Aiming to alleviate crowding, Muni 5-Fulton route to get bigger buses

Muni is going to be running longer buses on the 5-Fulton line starting Aug. 15. (Ekevara Kitpowsong/Special to S.F. Examiner file photo)

Muni is going to be running longer buses on the 5-Fulton line starting Aug. 15. (Ekevara Kitpowsong/Special to S.F. Examiner file photo)

Riders of the 5R-Fulton Rapid Muni bus may soon get a saving grace to ease crowding: bigger buses.

The San Francisco Municipal Transportation Agency announced last week that the beleaguered line, one of Muni’s most trafficked, will run larger size “articulated” buses starting Aug. 15.

The additional buses are part of SFMTA’s “Muni Forward” program, a set of service improvements by the agency across The City.

The 5-Fulton and 5R-Fulton Rapid carry about 22,000 daily boardings, according to the SFMTA. It’s one of The City’s heaviest used commuter routes, and originates by Ocean Beach before crossing downtown via Fulton Street.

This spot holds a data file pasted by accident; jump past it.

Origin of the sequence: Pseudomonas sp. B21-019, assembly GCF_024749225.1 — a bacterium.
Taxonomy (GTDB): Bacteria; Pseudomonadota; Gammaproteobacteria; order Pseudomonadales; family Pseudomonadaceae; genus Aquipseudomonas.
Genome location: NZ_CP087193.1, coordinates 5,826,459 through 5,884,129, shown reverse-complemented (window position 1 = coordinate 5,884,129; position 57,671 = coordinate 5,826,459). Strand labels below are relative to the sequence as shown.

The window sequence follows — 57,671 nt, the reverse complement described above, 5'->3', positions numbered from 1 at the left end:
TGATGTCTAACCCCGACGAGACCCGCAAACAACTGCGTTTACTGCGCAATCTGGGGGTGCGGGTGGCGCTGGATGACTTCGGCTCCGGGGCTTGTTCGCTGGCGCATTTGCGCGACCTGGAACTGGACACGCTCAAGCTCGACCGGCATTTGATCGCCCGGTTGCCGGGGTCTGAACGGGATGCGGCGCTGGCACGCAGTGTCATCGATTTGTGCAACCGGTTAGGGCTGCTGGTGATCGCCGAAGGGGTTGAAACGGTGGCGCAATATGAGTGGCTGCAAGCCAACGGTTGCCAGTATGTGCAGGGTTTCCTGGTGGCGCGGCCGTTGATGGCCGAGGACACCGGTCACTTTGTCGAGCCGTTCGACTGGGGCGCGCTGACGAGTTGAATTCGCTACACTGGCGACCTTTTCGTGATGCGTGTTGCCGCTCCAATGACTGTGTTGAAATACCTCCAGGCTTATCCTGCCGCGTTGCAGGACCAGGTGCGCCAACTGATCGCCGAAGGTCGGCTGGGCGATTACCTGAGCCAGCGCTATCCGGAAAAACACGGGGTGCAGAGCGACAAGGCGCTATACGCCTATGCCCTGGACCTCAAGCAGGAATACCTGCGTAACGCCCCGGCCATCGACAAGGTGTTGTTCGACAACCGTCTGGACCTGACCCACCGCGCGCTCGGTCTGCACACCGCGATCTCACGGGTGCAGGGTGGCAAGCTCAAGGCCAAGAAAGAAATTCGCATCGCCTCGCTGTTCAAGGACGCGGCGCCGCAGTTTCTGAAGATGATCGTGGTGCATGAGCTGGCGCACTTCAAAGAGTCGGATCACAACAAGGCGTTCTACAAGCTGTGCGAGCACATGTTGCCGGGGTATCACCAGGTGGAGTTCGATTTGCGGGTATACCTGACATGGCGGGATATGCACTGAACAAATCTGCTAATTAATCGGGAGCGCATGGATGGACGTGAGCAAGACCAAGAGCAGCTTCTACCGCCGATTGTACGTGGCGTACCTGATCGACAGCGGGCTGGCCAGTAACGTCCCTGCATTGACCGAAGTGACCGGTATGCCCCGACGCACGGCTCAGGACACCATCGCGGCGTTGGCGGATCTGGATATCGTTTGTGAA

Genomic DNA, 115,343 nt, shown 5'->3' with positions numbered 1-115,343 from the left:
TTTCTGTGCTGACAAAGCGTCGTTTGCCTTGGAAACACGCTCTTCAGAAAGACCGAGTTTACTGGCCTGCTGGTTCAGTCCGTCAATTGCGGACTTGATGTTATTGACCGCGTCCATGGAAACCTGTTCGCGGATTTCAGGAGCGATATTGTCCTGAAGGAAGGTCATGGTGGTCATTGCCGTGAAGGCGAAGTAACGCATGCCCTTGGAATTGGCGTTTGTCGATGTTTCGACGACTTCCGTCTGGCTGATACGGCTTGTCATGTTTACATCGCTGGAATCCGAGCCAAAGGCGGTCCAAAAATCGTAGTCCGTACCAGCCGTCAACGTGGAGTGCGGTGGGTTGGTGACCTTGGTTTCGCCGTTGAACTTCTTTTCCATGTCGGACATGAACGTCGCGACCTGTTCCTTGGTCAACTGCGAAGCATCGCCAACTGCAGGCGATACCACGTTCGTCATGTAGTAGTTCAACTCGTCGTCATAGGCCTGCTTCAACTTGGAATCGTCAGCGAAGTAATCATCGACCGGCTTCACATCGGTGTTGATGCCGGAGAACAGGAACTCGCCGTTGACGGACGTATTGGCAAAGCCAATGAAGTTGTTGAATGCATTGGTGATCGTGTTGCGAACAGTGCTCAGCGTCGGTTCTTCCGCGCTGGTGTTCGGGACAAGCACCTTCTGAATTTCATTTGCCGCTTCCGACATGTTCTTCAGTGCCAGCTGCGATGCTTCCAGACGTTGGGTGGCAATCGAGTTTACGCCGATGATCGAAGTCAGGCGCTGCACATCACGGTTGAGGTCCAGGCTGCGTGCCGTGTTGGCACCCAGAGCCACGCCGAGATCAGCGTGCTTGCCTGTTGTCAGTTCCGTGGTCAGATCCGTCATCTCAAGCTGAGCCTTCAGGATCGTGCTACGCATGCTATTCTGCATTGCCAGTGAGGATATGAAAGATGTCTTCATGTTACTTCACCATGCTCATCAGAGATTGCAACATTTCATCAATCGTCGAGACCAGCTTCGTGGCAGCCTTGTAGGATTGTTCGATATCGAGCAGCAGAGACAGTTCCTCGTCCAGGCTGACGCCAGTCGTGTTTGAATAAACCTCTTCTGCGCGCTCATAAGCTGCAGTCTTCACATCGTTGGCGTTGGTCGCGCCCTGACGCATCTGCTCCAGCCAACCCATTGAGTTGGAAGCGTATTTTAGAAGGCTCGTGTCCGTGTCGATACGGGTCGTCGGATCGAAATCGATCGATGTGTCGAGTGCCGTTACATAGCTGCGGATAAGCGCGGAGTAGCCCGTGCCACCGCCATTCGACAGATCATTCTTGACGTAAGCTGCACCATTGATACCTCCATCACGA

“Crowding is still an issue” on the 5 routes, the SFMTA wrote in a recent blog post. Now six to eight extra-long buses will join the usual complement during commute hours.

To that end, other improvements will soon arrive to the corridor, including new traffic lights and transit “bulbs,” which allow buses to board passengers without pulling out of a traffic lane.

The 5-Fulton winds through much of Supervisor Eric Mar’s district.

“I have been fighting for several years for faster more reliable RAPID service along Fulton and the Geary corridor,” Mar texted to the San Francisco Examiner.

He said the changes will greatly ease crowding and he is “pleased we are finally seeing major improvements.”

Standard Muni buses are 40 feet long, and the longer “articulated” buses are 60 feet long. They’re nicknamed “artics” by some Muni operators for their articulated accordion-like middle section.

SFMTA has sought to fast track the purchase of new 60-foot electric trolley buses in a cohort of 200 buses from manufacturer New Flyer, Inc., aided in part by funding from the San Francisco County Transportation Authority in February, and a subsequent vote by the SFMTA Board of Directors in May.

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